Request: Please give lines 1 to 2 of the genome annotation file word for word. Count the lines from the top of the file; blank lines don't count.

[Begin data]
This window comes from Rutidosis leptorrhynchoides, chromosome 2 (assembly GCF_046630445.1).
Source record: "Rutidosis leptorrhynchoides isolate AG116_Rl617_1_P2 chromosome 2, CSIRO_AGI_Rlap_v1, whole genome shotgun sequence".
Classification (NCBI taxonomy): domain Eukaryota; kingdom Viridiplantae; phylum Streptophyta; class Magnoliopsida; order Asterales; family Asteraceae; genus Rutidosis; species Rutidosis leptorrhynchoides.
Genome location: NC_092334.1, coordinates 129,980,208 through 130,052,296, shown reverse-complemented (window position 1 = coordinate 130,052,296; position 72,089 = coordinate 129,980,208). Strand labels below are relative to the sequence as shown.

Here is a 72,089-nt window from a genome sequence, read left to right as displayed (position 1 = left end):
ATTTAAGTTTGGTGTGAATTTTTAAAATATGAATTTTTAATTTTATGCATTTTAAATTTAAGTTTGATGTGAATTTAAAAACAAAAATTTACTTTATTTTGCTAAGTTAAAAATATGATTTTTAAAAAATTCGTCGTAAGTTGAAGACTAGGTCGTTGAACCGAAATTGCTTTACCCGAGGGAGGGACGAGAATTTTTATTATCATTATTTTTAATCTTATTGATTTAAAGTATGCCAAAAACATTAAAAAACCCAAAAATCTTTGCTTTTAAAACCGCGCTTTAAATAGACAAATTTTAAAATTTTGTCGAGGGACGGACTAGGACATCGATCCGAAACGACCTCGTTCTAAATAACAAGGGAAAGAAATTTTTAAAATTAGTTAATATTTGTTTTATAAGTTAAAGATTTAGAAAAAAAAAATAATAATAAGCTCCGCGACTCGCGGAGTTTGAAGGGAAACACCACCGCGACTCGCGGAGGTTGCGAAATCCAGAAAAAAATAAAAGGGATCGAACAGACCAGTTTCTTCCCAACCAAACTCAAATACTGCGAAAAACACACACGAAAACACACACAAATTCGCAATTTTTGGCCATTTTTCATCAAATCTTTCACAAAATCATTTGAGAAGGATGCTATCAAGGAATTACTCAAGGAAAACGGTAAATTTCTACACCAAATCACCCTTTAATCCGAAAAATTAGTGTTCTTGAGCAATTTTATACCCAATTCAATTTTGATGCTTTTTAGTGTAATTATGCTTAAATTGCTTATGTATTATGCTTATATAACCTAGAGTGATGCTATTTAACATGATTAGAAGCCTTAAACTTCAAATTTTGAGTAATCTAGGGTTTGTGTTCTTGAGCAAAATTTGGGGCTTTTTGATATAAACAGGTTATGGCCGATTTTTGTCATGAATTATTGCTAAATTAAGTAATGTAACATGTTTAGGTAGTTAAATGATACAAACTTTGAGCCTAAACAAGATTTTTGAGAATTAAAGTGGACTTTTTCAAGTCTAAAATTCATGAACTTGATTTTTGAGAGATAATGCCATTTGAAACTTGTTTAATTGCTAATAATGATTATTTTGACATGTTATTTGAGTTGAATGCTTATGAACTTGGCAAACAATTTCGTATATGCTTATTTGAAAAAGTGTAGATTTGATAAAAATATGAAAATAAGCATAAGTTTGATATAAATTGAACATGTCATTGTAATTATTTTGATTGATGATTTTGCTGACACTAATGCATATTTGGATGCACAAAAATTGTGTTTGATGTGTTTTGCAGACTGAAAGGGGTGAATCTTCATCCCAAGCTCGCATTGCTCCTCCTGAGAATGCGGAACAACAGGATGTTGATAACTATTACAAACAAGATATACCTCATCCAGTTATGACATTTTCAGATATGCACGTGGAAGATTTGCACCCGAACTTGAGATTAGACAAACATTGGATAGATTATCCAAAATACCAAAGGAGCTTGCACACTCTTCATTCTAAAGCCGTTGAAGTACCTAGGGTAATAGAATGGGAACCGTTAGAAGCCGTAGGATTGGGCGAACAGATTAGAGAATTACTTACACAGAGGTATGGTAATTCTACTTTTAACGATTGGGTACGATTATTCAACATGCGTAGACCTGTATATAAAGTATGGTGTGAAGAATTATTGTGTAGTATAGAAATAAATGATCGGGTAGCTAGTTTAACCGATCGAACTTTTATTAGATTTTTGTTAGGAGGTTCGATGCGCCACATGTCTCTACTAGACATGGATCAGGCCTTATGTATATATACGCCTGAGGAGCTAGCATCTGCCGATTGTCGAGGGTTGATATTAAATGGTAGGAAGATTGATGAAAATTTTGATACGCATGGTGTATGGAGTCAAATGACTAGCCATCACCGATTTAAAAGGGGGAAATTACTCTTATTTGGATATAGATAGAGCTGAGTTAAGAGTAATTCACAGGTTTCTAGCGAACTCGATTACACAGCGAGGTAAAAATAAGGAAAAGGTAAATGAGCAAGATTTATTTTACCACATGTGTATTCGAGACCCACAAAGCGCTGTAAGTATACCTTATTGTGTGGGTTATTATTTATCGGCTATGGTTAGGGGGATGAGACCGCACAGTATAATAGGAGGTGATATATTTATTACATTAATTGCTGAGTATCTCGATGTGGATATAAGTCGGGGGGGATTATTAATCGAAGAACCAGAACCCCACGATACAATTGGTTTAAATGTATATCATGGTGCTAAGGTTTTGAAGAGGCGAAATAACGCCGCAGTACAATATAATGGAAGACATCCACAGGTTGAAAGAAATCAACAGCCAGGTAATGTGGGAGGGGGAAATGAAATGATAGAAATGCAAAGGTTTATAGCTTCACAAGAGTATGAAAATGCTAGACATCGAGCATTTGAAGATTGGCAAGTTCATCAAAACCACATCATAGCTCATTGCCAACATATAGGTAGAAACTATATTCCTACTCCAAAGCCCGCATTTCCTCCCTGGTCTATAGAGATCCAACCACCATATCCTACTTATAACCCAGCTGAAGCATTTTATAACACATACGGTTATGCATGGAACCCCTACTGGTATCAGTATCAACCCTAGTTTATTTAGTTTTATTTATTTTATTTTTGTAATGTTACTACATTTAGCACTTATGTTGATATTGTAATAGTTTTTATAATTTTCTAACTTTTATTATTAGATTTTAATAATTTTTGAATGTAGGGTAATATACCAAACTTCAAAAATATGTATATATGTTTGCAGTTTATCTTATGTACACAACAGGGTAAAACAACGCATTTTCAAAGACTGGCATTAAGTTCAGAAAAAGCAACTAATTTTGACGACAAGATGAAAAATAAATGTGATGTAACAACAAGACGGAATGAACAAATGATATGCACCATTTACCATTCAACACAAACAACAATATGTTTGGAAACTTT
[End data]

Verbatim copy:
This window comes from Rutidosis leptorrhynchoides, chromosome 2 (assembly GCF_046630445.1).
Source record: "Rutidosis leptorrhynchoides isolate AG116_Rl617_1_P2 chromosome 2, CSIRO_AGI_Rlap_v1, whole genome shotgun sequence".